On this day, our Gospel reading seems a bit out of place. We are at the end of the church year—Christ the King Sunday. And we read part of the confrontation between Jesus and Pilate that follows his arrest and precedes his execution. It’s the stuff of Holy Week. But here it is for today.
The reason lies in the content of the discussion between Pilate and Jesus. Pilate wants to know who Jesus is. The buzz on the street says that Jesus is a king. The Twitter feeds were filled with #Jesus #King of the Jews. “King” is a political term. And Pilate is a political person. He needs to know what is going on.
“Are you the King of the Jews?” Pilate asks.
Jesus turns the question back on Pilate. He asks Pilate the question he asked his followers—the question he asks all people—the question he asks us. “Who do you say, I am?” He does not put it that directly. But that’s the heart of Jesus’ response. For who we say Jesus is makes all the difference in how we live.
Pilate tries again. He notes that Jesus has been “delivered” to him by others. He wants to know why. “What have you done?”
Jesus ignores this question and returns to the idea of kingship. “My kingdom is not of this world.” He is a different style of leader from what is contained in Pilate’s political understanding of being a king. The reign of Jesus is not “of the world” of political calculation, accusation, and contending interests.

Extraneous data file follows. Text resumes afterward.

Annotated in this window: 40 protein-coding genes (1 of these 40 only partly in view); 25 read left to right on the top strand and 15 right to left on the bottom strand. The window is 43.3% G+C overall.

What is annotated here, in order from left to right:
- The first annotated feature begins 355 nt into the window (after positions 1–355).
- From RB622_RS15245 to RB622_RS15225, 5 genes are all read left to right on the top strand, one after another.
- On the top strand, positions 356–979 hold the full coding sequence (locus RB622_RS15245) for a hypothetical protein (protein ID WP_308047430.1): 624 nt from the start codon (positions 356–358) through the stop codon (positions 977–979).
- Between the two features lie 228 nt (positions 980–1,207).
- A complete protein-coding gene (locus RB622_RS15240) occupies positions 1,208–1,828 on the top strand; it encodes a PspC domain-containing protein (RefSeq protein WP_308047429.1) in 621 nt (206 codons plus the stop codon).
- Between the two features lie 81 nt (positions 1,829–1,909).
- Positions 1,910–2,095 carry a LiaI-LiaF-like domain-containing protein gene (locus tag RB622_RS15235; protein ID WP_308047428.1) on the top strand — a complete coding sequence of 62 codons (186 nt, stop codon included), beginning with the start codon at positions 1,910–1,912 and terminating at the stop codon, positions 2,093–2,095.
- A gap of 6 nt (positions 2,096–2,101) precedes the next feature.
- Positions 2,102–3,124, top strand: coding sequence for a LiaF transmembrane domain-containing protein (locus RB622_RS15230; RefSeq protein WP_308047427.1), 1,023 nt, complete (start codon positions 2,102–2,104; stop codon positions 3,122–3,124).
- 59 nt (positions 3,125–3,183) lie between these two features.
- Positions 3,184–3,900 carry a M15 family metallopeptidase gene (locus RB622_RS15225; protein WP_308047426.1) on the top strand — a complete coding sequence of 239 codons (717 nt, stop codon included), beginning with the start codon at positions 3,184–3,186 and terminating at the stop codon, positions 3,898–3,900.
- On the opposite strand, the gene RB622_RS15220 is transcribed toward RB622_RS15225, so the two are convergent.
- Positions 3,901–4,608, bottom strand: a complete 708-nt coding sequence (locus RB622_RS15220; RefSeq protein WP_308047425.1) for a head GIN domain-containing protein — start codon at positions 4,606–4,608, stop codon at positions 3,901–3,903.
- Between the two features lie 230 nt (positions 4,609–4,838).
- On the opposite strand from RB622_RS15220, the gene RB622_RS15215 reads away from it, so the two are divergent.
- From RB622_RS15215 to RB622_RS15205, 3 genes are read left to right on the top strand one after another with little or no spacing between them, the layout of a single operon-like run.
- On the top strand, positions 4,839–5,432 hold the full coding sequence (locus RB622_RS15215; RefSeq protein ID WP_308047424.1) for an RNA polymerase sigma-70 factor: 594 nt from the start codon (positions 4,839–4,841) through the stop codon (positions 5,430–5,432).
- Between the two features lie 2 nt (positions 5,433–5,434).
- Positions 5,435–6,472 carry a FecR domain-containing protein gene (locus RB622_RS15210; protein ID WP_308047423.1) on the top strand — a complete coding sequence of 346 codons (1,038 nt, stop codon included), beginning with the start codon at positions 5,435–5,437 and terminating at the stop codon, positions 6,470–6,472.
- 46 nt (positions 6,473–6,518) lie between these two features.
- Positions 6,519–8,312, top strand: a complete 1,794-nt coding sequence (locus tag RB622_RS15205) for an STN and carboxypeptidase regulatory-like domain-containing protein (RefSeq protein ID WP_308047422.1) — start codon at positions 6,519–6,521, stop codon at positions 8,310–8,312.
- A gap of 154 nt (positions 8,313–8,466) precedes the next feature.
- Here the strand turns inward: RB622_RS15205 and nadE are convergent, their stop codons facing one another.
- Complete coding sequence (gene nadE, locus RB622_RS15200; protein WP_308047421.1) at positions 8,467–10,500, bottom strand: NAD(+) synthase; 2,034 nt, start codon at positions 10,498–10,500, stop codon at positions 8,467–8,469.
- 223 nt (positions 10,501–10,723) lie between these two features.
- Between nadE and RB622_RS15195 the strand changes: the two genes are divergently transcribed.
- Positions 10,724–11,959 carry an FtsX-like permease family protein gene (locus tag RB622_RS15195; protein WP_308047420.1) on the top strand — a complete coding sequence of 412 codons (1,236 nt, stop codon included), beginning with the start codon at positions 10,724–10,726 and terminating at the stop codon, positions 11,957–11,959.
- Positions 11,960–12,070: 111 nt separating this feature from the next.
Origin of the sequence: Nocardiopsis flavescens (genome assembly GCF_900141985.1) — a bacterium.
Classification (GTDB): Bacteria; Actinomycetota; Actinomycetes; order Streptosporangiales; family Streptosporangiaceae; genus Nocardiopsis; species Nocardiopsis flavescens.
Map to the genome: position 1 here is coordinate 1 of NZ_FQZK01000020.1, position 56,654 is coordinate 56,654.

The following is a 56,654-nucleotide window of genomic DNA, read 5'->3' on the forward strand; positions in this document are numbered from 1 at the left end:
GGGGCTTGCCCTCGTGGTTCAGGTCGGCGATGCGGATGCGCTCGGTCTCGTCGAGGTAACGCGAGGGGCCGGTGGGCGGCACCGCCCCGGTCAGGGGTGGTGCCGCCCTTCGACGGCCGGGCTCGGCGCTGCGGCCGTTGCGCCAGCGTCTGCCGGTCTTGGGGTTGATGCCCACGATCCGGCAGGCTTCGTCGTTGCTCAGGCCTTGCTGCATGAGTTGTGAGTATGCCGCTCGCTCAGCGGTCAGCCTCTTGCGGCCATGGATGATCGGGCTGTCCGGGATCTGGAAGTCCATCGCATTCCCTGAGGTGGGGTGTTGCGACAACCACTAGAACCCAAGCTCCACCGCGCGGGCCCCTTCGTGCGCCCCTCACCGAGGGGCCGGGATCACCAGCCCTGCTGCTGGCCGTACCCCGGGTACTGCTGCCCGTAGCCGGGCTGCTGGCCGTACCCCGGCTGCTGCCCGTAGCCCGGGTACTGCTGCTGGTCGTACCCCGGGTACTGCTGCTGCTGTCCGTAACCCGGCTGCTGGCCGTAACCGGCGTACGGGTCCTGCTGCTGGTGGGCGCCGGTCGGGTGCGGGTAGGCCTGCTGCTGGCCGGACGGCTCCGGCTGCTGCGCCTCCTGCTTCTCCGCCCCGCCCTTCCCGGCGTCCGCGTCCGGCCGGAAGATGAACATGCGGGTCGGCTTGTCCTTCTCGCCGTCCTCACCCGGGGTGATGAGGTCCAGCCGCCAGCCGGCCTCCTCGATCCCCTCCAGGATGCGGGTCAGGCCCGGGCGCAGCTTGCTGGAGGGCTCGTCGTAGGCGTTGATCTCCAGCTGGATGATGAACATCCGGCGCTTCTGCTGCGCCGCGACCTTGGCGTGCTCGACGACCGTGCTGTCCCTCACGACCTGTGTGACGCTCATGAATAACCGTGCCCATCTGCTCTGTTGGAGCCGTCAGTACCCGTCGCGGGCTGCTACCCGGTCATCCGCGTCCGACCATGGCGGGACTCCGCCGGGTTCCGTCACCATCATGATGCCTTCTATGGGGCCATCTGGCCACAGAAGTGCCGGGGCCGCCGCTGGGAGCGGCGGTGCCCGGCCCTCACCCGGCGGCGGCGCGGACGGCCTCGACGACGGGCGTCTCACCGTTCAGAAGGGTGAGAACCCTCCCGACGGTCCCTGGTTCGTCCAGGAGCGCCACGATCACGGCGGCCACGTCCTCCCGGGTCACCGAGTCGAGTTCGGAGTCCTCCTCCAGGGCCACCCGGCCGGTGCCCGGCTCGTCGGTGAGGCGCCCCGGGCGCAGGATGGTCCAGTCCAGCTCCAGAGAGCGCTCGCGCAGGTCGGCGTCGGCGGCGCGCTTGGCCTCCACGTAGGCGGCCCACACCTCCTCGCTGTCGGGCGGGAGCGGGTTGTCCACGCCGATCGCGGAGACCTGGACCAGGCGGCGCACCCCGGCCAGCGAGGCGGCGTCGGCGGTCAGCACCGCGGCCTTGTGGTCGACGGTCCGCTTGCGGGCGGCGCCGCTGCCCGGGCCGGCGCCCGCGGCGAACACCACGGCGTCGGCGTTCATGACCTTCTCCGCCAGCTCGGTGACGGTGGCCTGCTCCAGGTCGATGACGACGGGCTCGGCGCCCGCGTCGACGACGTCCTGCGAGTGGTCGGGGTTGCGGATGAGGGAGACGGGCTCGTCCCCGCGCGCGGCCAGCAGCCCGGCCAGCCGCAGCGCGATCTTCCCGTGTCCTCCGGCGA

Pilate, tries one more time: “So you are a king?”
Jesus replies, “You say that I am a king.” And again, Jesus describes what type of a king – a ruler – a leader – he is. Jesus spoke to Pilate – but his words have echoed to all people since – his words speak to us today.
The political understanding of a king involved struggle and domination. When we listen to Jesus – not just in this passage – but to his voice as consistently revealed in the Gospels – we know that his reign is about the dignity and equality of all – it is about love and caring and sharing.
Jesus’ ministry and mission is “to testify to the truth” – to proclaim the Good News of God’s love and grace – to call women and men to live in new ways –rooted in God’s love and justice – living as Jesus lived, loving as Jesus loves.
The reign of Christ has no geographical boundaries. Christ’s reign is about faith and hope and grace and love. His reign consists of followers who listen to his voice and seek to do his will and share love in his name and trust in his grace.